Norway’s oil fund to vote against ExxonMobil in clash over shareholder rights

Sovereign wealth fund to oppose re-election of energy company’s lead director

Norway’s oil fund has become the latest ExxonMobil investor to commit to voting against the re-election of director Jay Hooley as concerns intensify over the impact on shareholder democracy of a lawsuit launched by the US oil group.

The $1.5 trillion (€1.4 trillion) sovereign wealth fund is the biggest investor yet to come out against Exxon after the company filed a case against two climate-focused shareholder groups to block their resolution demanding it do more to cut its greenhouse gas emissions.

Although the pair have since withdrawn the motion and asked the court to throw out the case, a judge ruled this week that proceedings could continue against one of them, US investment adviser Arjuna Capital. The case against Amsterdam-based Follow This was dismissed over jurisdiction issues.

Norges Bank Investment Management, a top-10 shareholder, said it would vote against Hooley, Exxon’s lead independent director, at the company’s annual meeting on May 29th.


NBIM said on Friday that while it appreciated “the significant value generated during Mr Hooley’s tenure”, it continued “to place utmost importance on the protection of shareholder rights and raises concern around the potential impacts of litigation against shareholders stemming from the submission of a shareholder proposal”.

Exxon’s lawsuit has sparked fears among parts of the financial community of a broader attack on shareholder rights in the US, with critics warning it will have a chilling effect on the willingness of small investors to file motions, especially on climate issues. With concerns mounting, big investors have come under pressure to vote against Exxon directors at the annual meeting.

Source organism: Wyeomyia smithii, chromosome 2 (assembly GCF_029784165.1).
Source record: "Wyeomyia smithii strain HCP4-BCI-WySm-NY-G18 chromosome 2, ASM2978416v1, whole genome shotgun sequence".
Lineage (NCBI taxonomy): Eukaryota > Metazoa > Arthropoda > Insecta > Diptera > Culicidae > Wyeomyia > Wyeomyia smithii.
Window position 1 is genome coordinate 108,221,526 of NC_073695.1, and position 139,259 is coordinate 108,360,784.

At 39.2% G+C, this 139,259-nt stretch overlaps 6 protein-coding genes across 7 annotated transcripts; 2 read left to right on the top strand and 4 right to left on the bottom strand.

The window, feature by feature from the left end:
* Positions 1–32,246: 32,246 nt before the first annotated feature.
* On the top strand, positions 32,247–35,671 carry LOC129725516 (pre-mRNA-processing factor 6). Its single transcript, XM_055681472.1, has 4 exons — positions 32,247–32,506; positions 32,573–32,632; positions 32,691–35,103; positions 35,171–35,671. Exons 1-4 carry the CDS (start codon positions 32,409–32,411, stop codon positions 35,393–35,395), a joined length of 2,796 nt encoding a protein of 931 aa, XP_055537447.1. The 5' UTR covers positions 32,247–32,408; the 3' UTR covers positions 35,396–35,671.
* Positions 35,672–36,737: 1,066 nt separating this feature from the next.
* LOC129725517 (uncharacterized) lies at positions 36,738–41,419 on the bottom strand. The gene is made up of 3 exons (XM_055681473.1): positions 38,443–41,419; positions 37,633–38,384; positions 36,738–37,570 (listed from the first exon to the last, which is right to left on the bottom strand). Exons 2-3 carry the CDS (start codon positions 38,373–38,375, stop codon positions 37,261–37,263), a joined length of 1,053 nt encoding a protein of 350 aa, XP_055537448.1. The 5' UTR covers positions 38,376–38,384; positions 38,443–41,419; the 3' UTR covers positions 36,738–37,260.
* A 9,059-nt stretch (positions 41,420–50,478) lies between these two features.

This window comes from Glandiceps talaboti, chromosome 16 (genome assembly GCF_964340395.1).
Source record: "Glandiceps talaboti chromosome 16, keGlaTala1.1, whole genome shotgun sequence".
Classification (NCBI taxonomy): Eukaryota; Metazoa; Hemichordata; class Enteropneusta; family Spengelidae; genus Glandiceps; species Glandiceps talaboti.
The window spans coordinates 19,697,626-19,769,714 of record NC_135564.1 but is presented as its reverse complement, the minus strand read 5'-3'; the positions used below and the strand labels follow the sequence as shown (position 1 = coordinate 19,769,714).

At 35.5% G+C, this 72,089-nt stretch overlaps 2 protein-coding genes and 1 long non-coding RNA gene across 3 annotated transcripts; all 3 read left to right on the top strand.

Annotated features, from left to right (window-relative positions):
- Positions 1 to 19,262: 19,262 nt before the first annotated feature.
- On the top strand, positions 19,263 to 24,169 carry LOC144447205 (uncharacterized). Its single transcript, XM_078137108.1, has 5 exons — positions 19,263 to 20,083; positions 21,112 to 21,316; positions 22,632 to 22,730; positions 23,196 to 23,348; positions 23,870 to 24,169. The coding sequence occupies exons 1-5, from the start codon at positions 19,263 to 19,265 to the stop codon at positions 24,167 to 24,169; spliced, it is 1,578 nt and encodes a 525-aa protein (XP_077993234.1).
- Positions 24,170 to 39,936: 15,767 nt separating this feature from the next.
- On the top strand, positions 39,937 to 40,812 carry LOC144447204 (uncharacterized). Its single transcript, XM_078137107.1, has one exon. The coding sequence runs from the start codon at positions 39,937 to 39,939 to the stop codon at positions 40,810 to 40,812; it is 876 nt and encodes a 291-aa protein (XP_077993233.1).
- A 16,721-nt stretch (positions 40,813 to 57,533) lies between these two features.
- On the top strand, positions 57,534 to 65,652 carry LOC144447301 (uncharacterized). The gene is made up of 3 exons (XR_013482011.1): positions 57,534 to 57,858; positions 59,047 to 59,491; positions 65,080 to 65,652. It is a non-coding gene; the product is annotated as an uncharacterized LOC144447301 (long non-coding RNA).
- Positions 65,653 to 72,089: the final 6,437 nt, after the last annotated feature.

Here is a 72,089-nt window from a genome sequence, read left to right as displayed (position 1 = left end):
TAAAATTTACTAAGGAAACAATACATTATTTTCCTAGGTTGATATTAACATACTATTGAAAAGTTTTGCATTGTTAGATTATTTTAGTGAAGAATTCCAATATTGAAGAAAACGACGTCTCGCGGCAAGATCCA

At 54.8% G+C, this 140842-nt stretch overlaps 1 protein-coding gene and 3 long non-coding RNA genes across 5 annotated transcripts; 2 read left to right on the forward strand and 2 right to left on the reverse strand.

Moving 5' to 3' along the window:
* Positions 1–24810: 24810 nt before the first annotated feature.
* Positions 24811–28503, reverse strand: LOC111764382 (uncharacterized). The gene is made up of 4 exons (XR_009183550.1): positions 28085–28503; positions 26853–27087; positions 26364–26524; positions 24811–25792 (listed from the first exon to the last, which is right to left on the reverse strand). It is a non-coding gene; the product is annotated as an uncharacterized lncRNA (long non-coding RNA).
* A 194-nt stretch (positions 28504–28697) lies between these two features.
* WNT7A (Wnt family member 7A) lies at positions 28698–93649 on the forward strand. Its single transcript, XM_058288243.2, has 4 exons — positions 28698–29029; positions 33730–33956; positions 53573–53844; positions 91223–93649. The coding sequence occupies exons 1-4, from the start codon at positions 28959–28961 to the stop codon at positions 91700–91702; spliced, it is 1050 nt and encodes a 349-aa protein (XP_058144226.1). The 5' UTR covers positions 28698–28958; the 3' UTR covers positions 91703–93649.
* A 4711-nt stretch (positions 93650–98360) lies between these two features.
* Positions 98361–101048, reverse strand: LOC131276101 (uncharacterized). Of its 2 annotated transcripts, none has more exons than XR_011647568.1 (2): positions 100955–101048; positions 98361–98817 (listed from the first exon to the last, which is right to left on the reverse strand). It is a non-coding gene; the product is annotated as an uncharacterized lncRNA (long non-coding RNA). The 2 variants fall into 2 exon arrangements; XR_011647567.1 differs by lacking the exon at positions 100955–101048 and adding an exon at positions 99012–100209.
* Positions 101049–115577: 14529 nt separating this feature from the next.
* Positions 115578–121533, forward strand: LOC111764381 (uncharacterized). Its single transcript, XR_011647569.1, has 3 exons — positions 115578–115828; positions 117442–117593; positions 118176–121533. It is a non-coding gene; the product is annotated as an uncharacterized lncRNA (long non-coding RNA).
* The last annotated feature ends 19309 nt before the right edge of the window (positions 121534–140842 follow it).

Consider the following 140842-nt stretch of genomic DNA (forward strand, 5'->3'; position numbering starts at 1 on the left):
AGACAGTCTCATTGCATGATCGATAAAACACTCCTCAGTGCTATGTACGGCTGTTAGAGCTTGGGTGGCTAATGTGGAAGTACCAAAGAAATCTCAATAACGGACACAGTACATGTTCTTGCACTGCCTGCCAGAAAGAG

NBIM’s decision follows a similar move by Calpers, the largest US public pension plan, which has committed to voting against the re-election of all Exxon directors over the group’s “reckless” legal action.

Exxon’s lawsuit stems in part from a change at the Securities and Exchange Commission to allow more environmental, social and governance motions to proceed to shareholder votes. The agency has become less inclined to use its powers to halt shareholder proposals that companies argue are frivolous or micromanage their day-to-day affairs. Exxon argues that the SEC has allowed too many burdensome proposals on to the ballot, leaving it with no option but to turn to the courts.

Exxon said on Friday it was “disappointed with Norges’ decision, as it and other investors have clearly benefited from Mr Hooley’s leadership”.

Mark van Baal, founder of Follow This, said Exxon’s goal was “to get a court ruling, to get a precedent, to block any shareholder from filing shareholder resolutions that ask for emissions reductions”, adding that the company wanted to circumvent the SEC.

“This is an unwarranted and cynical attack on shareholder rights in the world’s leading capital market,” he said.

The US Chamber of Commerce and the Business Roundtable have sided with Exxon’s challenge in court filings. “Public corporations are inundated with proposals from a limited set of special interest activist shareholders pushing social and political agendas that are divorced from shareholder value,” they said. “The court should take this opportunity to confront this abuse of the proxy-solicitation process.”

Two other top-30 shareholders said they had spoken to Exxon over their concerns about the lawsuit’s impact on shareholder democracy, but did not say how they would vote at the annual meeting.

A group of US treasurers, comptrollers and pension plan trustees, including New York City comptroller Brad Lander and Washington state treasurer Mike Pellicciotti, sent letters this week to the world’s biggest asset managers including BlackRock, JPMorgan and State Street, calling on them to vote against the re-election of Hooley and Exxon’s chief Darren Woods.

They argued that Exxon’s “attempts to undermine shareholder rights reflect a fundamental failure of board oversight and a waste of corporate assets on litigation”.

With views on the case increasingly shaped by partisan politics, Republican politicians have warned that the goals of activists deviate from the basic fiduciary duty of corporations: to make money for investors.

“While shareholder activism can be a force for positive change, it must be geared towards maximising shareholder returns, not destroying the target company for political purposes,” said John Fleming, Louisiana state treasurer.

Marcie Frost, chief executive of Calpers, warned against a narrative that shareholder rights should only be guaranteed as “long as they don’t ask any questions that anger a company’s executives”.

“Calpers’s current disagreement with ExxonMobil isn’t about climate change. It’s about company executives seeking to silence shareholder speech that they don’t like,” she wrote in a blog post this week. – Copyright The Financial Times Limited 2024